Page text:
All the pieces come together in Akiva graduates’ gift to the school

Posted on: June 24th, 2012 by The Jewish Observer

By Kathy Carlson


Front, from left: Naomi Horn, Marissa Lipschutz, Zoe Lewis, Frances Palumbo. Back, from left: Yoni Taeedkashani, Itzik Sedek, Brandon Coleman, Sam Oppenheimer

Perhaps the first thing visitors to Akiva School’s Hassenfeld Chapel will see from now on is a colorful tree of life, growing from spiky and shiny blades of glass and showing what makes the school unique.

The tree is a large mosaic, four feet square, displayed on the back wall and facing the ark and Torah. This year’s eight Akiva graduates, guided by Nashville artist Yvette Renee Parrish-Cowden, crafted the mosaic over many after-school sessions.  The students – Brandon Coleman, Naomi Horn, Zoe Lewis, Marissa Lipschutz, Sam Oppenheimer, Frances Palumbo, Itzik Sedek and Yoni Taeedkashani – presented the mosaic as their gift to Akiva on their graduation day, May 31.

“In the beginning, none of us really knew what it was going to look like,” said Marissa Lipschutz.  The 6th graders were confused, but as more pieces of tile fell in place, it looked more realistic, she said. 

There was still a little confusion even when the piece was completed, but “once it was on the wall, we all loved it,” Marissa said.

When the artwork was unveiled at graduation, Naomi Horn said, “there was a moment (when I thought) did my class actually make that?”

The graduates’ parents had commissioned Parrish-Cowden to design and help the students create a mosaic that embodied the seven middot or values that Akiva works to instill. 

Parrish-Cowden offered three different designs, but “this one was my favorite, the middot growing within the tree.”  She donated stained glass; Marissa’s father, Jay Lipschutz, provided technical work to color some of the tiles that made up the sky; and Werthan Granite and Lowe’s home improvement store donated broken tiles that the students shattered for the mosaic’s raw materials.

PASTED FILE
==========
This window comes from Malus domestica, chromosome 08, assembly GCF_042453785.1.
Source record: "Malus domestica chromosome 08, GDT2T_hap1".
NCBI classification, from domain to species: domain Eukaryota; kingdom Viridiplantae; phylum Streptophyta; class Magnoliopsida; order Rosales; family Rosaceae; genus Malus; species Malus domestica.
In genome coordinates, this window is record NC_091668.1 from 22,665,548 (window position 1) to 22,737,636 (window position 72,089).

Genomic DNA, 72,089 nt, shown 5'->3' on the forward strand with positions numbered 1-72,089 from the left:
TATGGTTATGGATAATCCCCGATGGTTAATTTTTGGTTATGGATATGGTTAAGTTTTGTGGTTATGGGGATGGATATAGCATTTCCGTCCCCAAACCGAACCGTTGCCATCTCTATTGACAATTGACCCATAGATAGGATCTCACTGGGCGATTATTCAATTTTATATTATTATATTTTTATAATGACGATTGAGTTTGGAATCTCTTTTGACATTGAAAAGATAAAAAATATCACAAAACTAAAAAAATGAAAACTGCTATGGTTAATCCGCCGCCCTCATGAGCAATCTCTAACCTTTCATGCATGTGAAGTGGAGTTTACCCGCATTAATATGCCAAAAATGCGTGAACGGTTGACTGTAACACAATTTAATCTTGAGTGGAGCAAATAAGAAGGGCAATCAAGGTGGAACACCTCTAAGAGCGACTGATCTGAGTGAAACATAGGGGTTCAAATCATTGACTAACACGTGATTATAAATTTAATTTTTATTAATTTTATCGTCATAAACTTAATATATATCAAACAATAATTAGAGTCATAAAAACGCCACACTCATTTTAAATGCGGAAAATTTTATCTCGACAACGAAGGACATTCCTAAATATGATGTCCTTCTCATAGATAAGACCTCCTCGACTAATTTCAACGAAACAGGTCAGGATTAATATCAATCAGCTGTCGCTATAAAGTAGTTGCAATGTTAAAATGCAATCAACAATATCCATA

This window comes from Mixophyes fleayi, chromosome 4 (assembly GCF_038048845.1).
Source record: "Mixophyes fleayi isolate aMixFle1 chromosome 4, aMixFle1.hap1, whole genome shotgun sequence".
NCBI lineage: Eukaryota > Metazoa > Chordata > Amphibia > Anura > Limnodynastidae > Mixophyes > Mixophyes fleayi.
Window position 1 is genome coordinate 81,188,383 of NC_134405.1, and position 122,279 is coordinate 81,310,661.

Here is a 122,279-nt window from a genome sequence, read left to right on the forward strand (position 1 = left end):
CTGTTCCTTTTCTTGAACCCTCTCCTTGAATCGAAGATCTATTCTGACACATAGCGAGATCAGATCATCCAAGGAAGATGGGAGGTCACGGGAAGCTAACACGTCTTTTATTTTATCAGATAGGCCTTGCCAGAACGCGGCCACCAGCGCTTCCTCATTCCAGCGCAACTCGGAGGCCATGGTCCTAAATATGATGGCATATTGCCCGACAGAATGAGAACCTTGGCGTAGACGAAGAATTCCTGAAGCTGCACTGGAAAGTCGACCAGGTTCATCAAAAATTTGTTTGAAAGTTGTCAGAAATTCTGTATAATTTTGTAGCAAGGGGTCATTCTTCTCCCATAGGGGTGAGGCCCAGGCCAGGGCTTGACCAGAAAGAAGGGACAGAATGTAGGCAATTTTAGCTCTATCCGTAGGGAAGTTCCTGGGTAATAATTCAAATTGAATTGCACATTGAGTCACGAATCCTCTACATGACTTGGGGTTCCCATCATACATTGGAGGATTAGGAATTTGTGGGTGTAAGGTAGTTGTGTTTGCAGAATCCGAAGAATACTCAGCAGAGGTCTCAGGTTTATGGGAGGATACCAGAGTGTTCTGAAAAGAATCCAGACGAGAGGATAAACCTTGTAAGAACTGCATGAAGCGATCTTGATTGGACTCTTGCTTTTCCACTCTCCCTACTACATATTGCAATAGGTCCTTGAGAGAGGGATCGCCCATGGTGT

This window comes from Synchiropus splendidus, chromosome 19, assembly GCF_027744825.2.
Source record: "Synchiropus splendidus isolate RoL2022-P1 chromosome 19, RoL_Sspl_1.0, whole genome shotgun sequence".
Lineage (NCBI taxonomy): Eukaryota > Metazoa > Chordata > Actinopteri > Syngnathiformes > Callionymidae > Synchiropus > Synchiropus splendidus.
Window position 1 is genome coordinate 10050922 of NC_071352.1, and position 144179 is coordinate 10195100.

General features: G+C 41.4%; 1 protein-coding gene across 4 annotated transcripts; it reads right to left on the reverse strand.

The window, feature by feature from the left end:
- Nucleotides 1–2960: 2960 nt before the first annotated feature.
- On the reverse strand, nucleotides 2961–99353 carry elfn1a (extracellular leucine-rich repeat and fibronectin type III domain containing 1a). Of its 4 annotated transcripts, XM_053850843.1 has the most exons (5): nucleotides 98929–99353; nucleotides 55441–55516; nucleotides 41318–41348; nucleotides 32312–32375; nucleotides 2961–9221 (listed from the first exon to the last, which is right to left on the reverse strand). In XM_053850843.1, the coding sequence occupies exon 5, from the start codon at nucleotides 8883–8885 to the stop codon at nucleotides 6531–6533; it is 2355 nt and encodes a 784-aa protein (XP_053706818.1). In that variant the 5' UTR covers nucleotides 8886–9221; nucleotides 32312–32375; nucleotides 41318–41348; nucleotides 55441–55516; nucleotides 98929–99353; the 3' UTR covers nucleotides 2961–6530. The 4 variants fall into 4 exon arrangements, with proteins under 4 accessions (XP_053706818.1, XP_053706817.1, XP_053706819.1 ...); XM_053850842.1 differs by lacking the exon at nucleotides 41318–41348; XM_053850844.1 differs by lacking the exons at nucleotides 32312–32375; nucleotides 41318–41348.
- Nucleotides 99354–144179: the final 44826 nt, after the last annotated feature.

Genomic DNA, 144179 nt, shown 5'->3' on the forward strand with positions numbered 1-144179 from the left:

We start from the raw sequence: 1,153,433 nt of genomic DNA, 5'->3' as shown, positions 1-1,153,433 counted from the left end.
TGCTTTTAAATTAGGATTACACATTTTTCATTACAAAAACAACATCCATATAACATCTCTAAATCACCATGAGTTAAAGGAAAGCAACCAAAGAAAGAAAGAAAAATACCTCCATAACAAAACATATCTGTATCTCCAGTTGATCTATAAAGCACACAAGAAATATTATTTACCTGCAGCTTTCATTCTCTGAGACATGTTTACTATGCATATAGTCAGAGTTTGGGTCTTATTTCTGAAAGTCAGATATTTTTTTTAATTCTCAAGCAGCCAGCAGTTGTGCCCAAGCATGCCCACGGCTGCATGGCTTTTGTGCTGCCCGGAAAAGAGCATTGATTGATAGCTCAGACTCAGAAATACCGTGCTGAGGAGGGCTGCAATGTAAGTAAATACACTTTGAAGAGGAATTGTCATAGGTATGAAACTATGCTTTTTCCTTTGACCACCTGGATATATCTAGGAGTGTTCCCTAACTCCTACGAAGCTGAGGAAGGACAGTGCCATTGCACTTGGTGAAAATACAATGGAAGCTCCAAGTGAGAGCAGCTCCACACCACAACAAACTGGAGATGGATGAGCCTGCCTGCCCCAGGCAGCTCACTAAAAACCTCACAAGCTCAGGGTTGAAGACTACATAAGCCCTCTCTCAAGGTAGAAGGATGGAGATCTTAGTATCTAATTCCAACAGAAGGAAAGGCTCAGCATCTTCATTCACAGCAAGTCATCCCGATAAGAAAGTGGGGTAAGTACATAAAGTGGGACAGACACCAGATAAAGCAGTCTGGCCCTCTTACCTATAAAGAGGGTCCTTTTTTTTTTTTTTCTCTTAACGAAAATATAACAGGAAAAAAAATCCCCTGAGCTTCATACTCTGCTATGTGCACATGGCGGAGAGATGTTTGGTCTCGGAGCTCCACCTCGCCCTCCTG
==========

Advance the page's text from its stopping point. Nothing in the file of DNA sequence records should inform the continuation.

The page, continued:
The students worked for several afternoons after school, placing tiles in the spots Parrish-Cowden had sketched out on base of the piece.  Parents brought snacks, helped with supervision and kept the students on track, parent Naomi Limor Sedek said.  Each year, graduating students present a gift to the school, and the mosaic was this year’s gift.

“We mainly placed things down and made color decisions,” Marissa said. 

“It was really fun to make,” Naomi Horn said.  “We had to take tiles and smash them.  We put them into a pillow case covered with a towel and hit it with a hammer.”  She smashed a $1 golden yellow plate that became the sun behind the tree of life.

“It was a lot like a puzzle but the only thing was, we didn’t have a box to make it from.  We had the sketch on the board and our mind and our thoughts,” said Naomi.  Not all of the students worked on the piece at the same time, so they saw the work gradually emerge as others worked on it, she said.

“It was really cool seeing them work together and see it come through,” said Bobbi Lipschutz, Marissa’s mother.

The seven middot – Torah, learning, respect, the Jewish people, community, responsibility and spirit – are spelled out in Hebrew at the tree’s roots and along its branches.  At the base of the tree is responsibility, and at the top are the Jewish people and spirit, Parrish-Cowden said. 

“The Akiva Middot are the values that drive our school,” said Daniella Pressner, Akiva’s director of Judaic studies.  They “are what we value in our childrens’ education and what we strive to build.” Wherever Akiva students continue their education, she said, “people speak about specific middot that shine through each student.”

On the day of graduation, Parrish-Cowden was at the Gordon Jewish Community Center preparing an exhibit of her works and those of her husband.  She wasn’t able to attend the graduation and unveiling of the mosaic that integrates, she says, “probably a couple thousand pieces of stained glass and tile.”

“I just feel it’s very special, full of positive energy. … I hope that piece serves the middot and people will feel that energy when they walk into the room,” Parrish-Cowden said.  As I told the children, I believe in the same values.” •